Established Nonindigenous Fish Species in Florida

Oscar (Astronotus ocellatus). The oscar is native to the Orinoco, Amazon, and La Plata river systems of South America. This popular aquarium species first appeared in canals in Miami, Dade County, Florida, in the late 1950s after a deliberate release from an aquarium fish farm (Courtenay et al. 1974). It is now established in Broward, Dade, Glades, Hendry (probably), and Palm Beach counties. Although the original release may have been from a fish farm, the spread of this species has been aided by anglers who stocked water bodies with the species to start new populations. The oscar is a popular sport and food fish throughout southern Florida and is sought by anglers (P. Shafland, Director, Non-native Fish Research Laboratory, Boca Raton, Florida, personal communication). Food-habit studies revealed the diet overlap of this species with native species and predation by this species on native species. The bulk of the material in the stomachs of 23 oscars was of animal origin and included insects, fishes, fish scales, amphibians, and some plant material, mainly unidentified seeds (Hogg 1974).

Peacock Cichlid (Cichla ocellaris). This species is sometimes called the butterfly peacock and belongs to the genus Cichla, which contains several species that are not well described. This creates confusion among professional fishery biologists. Eigenmann and Allen (1942) lumped several species as synonyms for Cichla ocellaris and C. temensis (Ogilvie 1966). The native range of the genus includes the rivers and lakes of the Amazon regions of Brazil and Bolivia, Peru, Venezuela, and Guyana. Ogilvie (1966a,b) summarized the general life-history information and the efforts to evaluate several species of peacock cichlids for introductions into Florida. Four seemingly different species were imported into Florida from the Orinoco River in Venezuela. All of the fishes were evaluated for introduction as game. Some isolated ponds were stocked with them, but none of the fishes survived, probably because of water temperatures in winter (Paul Shafland, Director, Non-native Fish Research Laboratory, Boca Raton, Florida, personal communication). All species were strictly pisciverous and not selective about size or species of forage fish. In their native range, some species grow to a maximum size of 13.5 kg, whereas other species average 1 to 2 kg. All species were potential sport fishes.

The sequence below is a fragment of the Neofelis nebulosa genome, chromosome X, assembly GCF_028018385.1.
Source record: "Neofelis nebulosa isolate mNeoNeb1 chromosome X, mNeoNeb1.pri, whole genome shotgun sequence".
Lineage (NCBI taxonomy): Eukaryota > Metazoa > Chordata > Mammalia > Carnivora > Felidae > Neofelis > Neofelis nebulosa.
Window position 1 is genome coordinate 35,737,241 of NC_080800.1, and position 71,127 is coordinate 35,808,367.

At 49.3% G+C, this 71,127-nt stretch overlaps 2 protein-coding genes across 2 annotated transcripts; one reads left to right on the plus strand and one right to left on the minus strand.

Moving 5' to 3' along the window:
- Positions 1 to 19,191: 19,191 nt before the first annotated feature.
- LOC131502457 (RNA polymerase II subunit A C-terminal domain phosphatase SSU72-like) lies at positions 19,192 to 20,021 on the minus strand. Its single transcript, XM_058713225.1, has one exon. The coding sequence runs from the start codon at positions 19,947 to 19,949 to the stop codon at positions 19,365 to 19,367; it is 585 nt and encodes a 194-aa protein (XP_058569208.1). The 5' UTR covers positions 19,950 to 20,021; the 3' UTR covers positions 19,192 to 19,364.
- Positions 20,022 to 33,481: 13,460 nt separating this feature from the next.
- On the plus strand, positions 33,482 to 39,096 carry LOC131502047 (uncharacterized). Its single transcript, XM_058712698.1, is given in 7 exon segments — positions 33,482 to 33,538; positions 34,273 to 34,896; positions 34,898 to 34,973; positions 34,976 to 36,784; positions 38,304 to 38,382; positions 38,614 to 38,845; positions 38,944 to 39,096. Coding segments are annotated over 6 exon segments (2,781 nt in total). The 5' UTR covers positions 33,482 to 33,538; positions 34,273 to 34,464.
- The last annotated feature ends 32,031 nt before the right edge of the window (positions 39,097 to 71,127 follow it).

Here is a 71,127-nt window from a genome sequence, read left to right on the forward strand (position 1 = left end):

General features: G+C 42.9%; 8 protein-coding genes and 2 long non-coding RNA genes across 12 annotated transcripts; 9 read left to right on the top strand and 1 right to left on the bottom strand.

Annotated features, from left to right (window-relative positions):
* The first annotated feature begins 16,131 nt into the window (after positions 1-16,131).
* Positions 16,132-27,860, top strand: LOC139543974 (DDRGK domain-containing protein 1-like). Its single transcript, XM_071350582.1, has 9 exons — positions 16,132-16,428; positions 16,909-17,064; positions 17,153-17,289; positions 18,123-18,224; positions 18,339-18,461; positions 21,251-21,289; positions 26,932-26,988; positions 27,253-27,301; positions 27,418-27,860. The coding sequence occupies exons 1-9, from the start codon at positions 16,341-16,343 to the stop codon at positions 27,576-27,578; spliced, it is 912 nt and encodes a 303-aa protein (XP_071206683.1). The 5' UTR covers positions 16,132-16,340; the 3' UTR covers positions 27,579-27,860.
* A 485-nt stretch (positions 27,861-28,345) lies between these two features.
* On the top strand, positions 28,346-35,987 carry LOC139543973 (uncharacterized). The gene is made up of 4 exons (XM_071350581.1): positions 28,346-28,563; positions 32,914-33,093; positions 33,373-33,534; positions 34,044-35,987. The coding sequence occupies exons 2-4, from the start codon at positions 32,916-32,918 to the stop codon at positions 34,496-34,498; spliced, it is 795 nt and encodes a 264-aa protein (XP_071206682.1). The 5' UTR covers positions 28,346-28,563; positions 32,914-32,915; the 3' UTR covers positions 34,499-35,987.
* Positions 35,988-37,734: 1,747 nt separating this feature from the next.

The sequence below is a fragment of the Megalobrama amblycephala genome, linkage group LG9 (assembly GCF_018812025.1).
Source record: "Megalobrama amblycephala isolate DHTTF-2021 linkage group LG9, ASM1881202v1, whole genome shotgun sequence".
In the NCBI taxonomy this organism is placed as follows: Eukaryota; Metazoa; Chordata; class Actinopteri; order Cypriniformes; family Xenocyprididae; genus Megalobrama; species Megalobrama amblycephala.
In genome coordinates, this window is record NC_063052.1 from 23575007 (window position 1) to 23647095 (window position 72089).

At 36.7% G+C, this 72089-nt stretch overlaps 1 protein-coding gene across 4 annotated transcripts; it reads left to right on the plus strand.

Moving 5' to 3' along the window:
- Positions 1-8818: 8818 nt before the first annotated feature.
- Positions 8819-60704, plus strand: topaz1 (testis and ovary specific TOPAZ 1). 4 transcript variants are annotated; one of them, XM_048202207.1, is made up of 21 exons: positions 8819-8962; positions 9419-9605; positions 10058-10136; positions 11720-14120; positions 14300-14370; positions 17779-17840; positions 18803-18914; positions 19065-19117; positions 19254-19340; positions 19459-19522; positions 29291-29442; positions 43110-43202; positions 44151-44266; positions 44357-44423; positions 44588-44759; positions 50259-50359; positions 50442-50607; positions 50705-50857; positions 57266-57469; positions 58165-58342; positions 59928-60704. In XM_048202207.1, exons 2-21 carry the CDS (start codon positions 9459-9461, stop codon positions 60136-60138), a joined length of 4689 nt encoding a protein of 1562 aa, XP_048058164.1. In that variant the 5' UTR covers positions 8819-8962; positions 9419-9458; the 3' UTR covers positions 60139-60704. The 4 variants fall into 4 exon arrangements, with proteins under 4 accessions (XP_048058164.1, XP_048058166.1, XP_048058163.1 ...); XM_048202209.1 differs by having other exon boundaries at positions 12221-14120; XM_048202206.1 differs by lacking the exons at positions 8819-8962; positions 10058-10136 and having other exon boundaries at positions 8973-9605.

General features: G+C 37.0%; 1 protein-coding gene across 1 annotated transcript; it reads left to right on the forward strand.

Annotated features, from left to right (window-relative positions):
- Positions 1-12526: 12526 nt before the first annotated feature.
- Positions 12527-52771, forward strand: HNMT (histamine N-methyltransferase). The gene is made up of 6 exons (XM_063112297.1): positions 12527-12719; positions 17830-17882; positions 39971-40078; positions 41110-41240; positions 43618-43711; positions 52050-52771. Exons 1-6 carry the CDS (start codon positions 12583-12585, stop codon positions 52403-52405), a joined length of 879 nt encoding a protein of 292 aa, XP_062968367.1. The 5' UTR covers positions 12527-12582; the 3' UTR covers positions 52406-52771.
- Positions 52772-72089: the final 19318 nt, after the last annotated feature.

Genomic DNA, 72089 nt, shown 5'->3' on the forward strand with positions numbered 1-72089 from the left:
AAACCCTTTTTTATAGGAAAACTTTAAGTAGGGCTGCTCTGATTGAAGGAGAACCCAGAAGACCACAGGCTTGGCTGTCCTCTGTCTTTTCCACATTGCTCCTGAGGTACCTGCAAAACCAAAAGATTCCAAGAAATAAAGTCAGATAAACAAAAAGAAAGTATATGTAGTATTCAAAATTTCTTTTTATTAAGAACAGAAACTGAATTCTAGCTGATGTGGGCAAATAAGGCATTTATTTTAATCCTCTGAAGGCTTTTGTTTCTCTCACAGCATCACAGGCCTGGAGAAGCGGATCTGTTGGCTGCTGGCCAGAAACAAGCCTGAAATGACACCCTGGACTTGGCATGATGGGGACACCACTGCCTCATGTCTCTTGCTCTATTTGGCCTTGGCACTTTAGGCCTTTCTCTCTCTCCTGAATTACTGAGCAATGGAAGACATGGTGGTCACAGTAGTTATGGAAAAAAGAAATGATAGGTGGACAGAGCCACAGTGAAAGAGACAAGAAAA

In the 1980's, fingerlings of Cichla ocellaris and C. temensis were imported from different geographical areas in South America (Brazil, Guyana, and Peru) into Florida and cross bred within species to maximize genetic species specific variability (Shafland 1984). Additional peacock cichlids, obtained from Texas, that had originally been obtained from Florida from the earlier stock, were bred with the recent imports. Resulting young were raised in Boca Raton, Florida. Between 1984 and 1986, Dade County canals were stocked with 20,000 peacock cichlid. Spawning began at 27 C. Shafland (1984) stated that studies with control temperatures conclusively revealed the inability of the peacock cichlid to survive water temperatures less than 15 C. After comparing the temperature tolerance found in the literature (Swingle 1966; Guest et al. 1979; Guest and Lyons 1980) with the results of temperature tolerance tests that he had completed earlier for other tropical fish species (Shafland and Piestrak 1982), Shafland (1984) concluded that peacock cichlid are considerably less tolerant of low water temperatures than any other currently established tropical fishes in Florida. Shafland (1984) later stated that the peacock cichlid, because of its lower lethal temperature tolerance of 15 C, could only survive in several major drainage canals in the most southern part of Florida. Temperatures in the North New River Canal near Ft. Lauderdale normally fall below 15.6 C (Anderson 1975). Water temperatures in winter during 1982-83 indicated that the species could survive in canals south of Miami but not in most natural freshwater habitats like the Everglades--not even during mild winters (Shafland 1984, 1989, 1990). Peacock cichlids cannot survive salinities that exceed 18 ppt.